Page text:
The grounding of Jet Airways has affected the export of fresh fruits and vegetables. The troubled carrier had the highest capacity for cargo and accounted for 50% of exports from Mumbai to London, Amsterdam, Paris and Singapore. Emirates Airlines has the second highest capacity and has hiked the prices by 30-40%.
Jet Airways' last flight was on Tuesday night after it failed to get funds. According to a report in The Economic Times, Jet shutdown has particularly affected fresh produce exports to Europe, especially the UK. On an average, nearly 50 tonnes of vegetables were being shipped out from Mumbai to London. Jet Airways had a majority share while carrying these 50 tonnes of produce and used to operate 3 flights daily. The report added that Emirates, via Dubai, had the second largest share.
"From an average of Rs 75-80 per kg, the latest freight rates are in excess of Rs 100/kg. As a result, exporters are unable to fulfil their volume and price commitments with their customers," the daily quoted Kaushal Khakhar, CEO of Kay Bee Exports, as saying.
Apart from fruits, major vegetables that were being shipped like okra and chillies will take a hit too. "This dramatic reduction in capacity has been nothing short of a force majeure event like Brexit. We have appealed to our customers to take cognizance of the situation. With our in-house freight forwarding division, we are able to fulfil the volumes and maintain the service levels but at a significant jump in freight rates," Kakkar said.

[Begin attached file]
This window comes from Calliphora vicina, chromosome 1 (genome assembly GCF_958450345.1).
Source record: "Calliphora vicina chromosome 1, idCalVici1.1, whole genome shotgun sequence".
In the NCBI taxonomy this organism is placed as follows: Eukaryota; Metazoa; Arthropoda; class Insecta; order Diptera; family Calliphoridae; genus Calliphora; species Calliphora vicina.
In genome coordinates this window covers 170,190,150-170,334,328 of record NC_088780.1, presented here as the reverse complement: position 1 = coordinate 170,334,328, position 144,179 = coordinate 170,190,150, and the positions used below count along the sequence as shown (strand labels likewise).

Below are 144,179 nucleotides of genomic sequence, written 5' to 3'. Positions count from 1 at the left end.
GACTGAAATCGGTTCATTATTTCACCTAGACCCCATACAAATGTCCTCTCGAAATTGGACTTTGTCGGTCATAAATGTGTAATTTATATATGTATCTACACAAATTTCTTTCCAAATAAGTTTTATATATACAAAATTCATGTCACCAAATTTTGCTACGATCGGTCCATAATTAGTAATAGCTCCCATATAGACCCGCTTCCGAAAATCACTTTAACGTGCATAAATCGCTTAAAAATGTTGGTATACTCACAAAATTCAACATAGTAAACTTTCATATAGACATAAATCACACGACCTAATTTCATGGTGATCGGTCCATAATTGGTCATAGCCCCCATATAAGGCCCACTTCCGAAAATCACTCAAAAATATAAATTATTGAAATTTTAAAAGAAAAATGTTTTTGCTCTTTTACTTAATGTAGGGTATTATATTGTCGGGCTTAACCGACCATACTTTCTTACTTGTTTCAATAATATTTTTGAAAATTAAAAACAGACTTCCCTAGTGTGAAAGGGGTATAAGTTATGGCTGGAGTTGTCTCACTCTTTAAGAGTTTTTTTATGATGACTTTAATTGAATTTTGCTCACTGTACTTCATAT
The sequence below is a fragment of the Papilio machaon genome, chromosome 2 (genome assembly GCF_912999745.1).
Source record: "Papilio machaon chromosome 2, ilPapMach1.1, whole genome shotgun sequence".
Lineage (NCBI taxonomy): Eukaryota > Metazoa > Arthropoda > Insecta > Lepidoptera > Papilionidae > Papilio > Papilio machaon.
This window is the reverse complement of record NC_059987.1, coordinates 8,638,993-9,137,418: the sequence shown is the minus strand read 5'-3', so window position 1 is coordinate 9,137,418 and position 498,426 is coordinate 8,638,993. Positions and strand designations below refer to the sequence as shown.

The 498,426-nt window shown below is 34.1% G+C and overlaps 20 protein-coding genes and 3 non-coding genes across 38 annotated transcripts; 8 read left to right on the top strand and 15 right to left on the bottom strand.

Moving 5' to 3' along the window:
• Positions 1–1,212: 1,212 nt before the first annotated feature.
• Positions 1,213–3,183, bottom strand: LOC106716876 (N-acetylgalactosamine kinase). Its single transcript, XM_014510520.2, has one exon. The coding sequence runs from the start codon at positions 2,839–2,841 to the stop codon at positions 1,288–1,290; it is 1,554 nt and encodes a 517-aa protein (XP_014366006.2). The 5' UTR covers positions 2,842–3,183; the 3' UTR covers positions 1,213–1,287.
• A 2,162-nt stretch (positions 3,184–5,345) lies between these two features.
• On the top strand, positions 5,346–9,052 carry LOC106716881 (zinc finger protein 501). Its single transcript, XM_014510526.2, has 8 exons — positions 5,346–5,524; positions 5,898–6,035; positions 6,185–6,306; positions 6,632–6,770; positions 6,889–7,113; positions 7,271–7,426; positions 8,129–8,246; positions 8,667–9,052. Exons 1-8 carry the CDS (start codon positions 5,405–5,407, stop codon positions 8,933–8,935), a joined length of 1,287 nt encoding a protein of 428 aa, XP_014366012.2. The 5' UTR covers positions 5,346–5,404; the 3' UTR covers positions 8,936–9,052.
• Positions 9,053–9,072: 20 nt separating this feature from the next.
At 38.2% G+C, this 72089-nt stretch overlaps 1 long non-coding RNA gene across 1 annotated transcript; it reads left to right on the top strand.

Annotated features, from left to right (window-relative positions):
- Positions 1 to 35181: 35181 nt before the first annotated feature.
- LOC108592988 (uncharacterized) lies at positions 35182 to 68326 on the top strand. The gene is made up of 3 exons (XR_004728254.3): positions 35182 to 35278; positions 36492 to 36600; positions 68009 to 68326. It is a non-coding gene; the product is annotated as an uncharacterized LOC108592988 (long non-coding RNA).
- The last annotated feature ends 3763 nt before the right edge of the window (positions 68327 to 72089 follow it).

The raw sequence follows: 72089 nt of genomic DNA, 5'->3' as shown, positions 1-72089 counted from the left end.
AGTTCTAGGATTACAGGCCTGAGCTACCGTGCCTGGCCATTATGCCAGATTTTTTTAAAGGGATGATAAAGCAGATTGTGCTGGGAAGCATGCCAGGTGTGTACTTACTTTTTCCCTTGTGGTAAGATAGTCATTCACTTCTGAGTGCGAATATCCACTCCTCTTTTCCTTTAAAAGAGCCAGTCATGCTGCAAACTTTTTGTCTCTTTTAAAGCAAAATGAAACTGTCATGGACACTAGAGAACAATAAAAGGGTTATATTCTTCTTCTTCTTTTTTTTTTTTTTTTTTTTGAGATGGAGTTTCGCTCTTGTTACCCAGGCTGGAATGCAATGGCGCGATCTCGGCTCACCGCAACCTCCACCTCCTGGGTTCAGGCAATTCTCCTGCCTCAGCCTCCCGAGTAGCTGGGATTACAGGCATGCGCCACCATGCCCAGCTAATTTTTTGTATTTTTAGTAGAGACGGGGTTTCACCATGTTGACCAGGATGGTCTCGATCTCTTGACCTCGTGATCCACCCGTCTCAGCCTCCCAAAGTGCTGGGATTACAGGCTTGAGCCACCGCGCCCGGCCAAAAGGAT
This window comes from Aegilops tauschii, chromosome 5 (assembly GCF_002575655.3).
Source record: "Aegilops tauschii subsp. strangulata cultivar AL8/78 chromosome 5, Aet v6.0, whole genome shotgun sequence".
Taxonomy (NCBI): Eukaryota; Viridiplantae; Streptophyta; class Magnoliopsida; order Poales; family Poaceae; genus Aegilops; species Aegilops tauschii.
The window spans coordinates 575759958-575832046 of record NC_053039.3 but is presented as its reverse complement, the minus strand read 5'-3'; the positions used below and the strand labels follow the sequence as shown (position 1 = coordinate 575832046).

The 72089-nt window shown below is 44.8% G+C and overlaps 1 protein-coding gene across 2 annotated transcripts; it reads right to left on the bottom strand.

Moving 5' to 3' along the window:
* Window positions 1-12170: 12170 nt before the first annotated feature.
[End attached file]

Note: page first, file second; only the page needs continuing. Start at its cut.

The reduction in cargo capacity has resulted in exporters looking for alternative airlines that will book their cargo. "It is not just about increase in freight. The capacity available for export of fruits and vegetables has declined drastically", the daily quoted Ekram Husain, vice-president, Fresh Vegetables and Fruit Exporters Association, as saying.
(Edited by: Nehal Solanki)